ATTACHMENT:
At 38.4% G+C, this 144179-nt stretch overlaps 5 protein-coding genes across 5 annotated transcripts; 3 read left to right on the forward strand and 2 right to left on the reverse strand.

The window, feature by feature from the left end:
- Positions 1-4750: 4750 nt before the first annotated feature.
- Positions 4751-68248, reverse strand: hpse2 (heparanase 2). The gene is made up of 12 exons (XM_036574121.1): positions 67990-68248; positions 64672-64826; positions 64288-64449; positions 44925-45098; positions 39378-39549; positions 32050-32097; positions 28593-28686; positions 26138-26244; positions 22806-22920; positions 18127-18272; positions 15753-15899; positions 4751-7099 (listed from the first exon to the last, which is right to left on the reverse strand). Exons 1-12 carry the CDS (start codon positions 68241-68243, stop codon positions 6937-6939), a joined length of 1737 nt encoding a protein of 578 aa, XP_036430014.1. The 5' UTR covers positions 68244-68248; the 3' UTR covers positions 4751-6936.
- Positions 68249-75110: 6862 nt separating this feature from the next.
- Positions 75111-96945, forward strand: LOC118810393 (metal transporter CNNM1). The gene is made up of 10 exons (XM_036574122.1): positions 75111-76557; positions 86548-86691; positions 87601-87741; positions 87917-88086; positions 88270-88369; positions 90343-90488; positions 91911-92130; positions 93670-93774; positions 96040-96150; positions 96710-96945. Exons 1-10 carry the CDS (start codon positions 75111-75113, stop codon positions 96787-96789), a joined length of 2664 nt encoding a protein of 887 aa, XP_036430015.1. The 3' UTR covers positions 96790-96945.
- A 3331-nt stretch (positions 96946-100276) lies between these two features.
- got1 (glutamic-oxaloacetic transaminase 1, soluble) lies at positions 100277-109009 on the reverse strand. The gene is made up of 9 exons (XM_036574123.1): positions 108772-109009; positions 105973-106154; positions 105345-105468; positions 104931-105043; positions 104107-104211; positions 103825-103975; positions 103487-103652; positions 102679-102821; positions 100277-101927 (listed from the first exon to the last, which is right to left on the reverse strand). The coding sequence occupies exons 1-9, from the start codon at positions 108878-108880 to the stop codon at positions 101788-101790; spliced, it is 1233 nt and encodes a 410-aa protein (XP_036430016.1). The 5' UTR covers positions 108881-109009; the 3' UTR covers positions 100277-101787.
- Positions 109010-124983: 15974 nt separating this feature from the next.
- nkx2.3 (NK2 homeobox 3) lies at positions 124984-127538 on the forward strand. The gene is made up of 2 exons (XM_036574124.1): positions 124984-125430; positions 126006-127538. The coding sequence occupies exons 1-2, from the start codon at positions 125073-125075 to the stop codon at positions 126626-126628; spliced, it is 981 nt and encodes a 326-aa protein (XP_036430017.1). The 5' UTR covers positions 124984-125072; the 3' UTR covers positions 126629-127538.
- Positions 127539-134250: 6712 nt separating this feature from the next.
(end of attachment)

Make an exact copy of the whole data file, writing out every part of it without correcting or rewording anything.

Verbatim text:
At 38.4% G+C, this 144179-nt stretch overlaps 5 protein-coding genes across 5 annotated transcripts; 3 read left to right on the forward strand and 2 right to left on the reverse strand.

The window, feature by feature from the left end:
- Positions 1-4750: 4750 nt before the first annotated feature.
- Positions 4751-68248, reverse strand: hpse2 (heparanase 2). The gene is made up of 12 exons (XM_036574121.1): positions 67990-68248; positions 64672-64826; positions 64288-64449; positions 44925-45098; positions 39378-39549; positions 32050-32097; positions 28593-28686; positions 26138-26244; positions 22806-22920; positions 18127-18272; positions 15753-15899; positions 4751-7099 (listed from the first exon to the last, which is right to left on the reverse strand). Exons 1-12 carry the CDS (start codon positions 68241-68243, stop codon positions 6937-6939), a joined length of 1737 nt encoding a protein of 578 aa, XP_036430014.1. The 5' UTR covers positions 68244-68248; the 3' UTR covers positions 4751-6936.
- Positions 68249-75110: 6862 nt separating this feature from the next.
- Positions 75111-96945, forward strand: LOC118810393 (metal transporter CNNM1). The gene is made up of 10 exons (XM_036574122.1): positions 75111-76557; positions 86548-86691; positions 87601-87741; positions 87917-88086; positions 88270-88369; positions 90343-90488; positions 91911-92130; positions 93670-93774; positions 96040-96150; positions 96710-96945. Exons 1-10 carry the CDS (start codon positions 75111-75113, stop codon positions 96787-96789), a joined length of 2664 nt encoding a protein of 887 aa, XP_036430015.1. The 3' UTR covers positions 96790-96945.
- A 3331-nt stretch (positions 96946-100276) lies between these two features.
- got1 (glutamic-oxaloacetic transaminase 1, soluble) lies at positions 100277-109009 on the reverse strand. The gene is made up of 9 exons (XM_036574123.1): positions 108772-109009; positions 105973-106154; positions 105345-105468; positions 104931-105043; positions 104107-104211; positions 103825-103975; positions 103487-103652; positions 102679-102821; positions 100277-101927 (listed from the first exon to the last, which is right to left on the reverse strand). The coding sequence occupies exons 1-9, from the start codon at positions 108878-108880 to the stop codon at positions 101788-101790; spliced, it is 1233 nt and encodes a 410-aa protein (XP_036430016.1). The 5' UTR covers positions 108881-109009; the 3' UTR covers positions 100277-101787.
- Positions 109010-124983: 15974 nt separating this feature from the next.
- nkx2.3 (NK2 homeobox 3) lies at positions 124984-127538 on the forward strand. The gene is made up of 2 exons (XM_036574124.1): positions 124984-125430; positions 126006-127538. The coding sequence occupies exons 1-2, from the start codon at positions 125073-125075 to the stop codon at positions 126626-126628; spliced, it is 981 nt and encodes a 326-aa protein (XP_036430017.1). The 5' UTR covers positions 124984-125072; the 3' UTR covers positions 126629-127538.
- Positions 127539-134250: 6712 nt separating this feature from the next.